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the theory is that you get the other side of the equation from the unregenerate -- you get the other side of the equation from the other candidate's ads. but in so many races the finding is so unbalanced, one side has four or five times more than the other candidate. you never get the full picture. you might want to show the pig ad, animals are playing a role in politics this year. host: you are reading our minds. we have that ready. it is titled "squeal." uses the c in iowa word. the assessment of larry sabato, a look at midterm ads including this one. [video clip] >> i grow up castrating hogs on a farm. when i get to washington, i will know how to cut pork. >> mother, soldier,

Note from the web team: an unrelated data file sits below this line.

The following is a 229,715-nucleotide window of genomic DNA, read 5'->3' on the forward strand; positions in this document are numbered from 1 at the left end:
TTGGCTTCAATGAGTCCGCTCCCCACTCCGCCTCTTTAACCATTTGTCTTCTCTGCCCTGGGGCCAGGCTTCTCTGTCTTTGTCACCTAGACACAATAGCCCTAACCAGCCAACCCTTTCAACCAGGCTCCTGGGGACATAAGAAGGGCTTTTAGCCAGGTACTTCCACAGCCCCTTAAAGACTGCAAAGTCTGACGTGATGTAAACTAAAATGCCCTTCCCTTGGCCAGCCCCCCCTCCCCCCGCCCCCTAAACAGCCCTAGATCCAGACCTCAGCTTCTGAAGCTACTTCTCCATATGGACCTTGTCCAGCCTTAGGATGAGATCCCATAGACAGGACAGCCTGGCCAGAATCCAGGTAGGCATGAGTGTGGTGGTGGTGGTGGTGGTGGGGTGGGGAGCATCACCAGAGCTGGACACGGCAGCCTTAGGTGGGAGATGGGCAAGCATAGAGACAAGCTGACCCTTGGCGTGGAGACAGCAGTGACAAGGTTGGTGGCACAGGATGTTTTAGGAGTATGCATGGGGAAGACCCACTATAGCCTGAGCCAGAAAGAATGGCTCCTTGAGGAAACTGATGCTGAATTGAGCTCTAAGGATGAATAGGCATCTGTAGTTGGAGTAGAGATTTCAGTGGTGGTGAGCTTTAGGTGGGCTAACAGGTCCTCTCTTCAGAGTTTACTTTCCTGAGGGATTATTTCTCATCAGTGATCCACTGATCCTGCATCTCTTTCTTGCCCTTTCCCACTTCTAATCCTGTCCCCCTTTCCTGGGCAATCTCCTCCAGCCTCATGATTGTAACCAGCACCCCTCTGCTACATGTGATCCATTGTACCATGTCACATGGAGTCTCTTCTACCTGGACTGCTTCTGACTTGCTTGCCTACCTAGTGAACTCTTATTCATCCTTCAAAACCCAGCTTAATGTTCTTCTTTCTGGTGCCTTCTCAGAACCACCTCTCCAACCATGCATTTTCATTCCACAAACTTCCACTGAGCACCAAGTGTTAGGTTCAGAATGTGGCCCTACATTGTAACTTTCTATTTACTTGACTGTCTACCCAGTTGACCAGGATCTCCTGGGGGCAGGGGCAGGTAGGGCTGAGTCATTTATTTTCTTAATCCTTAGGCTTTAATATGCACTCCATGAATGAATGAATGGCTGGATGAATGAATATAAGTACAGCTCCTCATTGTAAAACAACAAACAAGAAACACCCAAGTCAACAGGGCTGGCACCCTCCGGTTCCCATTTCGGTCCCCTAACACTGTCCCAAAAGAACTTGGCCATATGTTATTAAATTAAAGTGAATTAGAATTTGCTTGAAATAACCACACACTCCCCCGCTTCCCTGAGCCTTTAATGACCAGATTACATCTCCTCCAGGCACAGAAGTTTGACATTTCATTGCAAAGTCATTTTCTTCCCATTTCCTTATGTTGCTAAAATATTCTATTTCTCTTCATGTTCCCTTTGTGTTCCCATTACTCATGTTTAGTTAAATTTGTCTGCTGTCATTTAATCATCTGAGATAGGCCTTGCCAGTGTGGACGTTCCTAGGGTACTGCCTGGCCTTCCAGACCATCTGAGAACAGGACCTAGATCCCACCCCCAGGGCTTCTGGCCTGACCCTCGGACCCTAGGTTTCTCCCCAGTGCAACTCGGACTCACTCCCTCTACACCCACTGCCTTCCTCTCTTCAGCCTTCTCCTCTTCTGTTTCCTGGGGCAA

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conservative. >> it is time to force washington to do the same. spending, repeal of omnicare, and balance the budget. washington is full of big spenders, let's make them squeal. [laughter] host: i do not know what to say, larry sabato. is that a first? castration in an ad. guest: absolutely, i have never seen an ad involving castration of any animals, that is a first. very clever. she was nowhere near the front sheer before that ad, now is the co-frontrunner with mark jacobs, a businessman who is outspending her. she is in the running and that iowa primary, which is in early june.
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if no one gets 35% out of the five candidates, they go to a convention. she became the co-frontrunner, she got loads of national publicity. freead was aired for dozens and dozens of time on news shows because it was so unusual, to put it kindly. third, she was able indirectly to stick it to the democratic nominee for senate, congressman bruce braley, who had made a interpreted aste being a day cap farmers. farmers.a dig at you do not do that running for senate in the hawkeye state. host: a reference to the 1952 ad. it must have been produced by "madmen." [laughter] mary in kentucky. caller: i am sorry.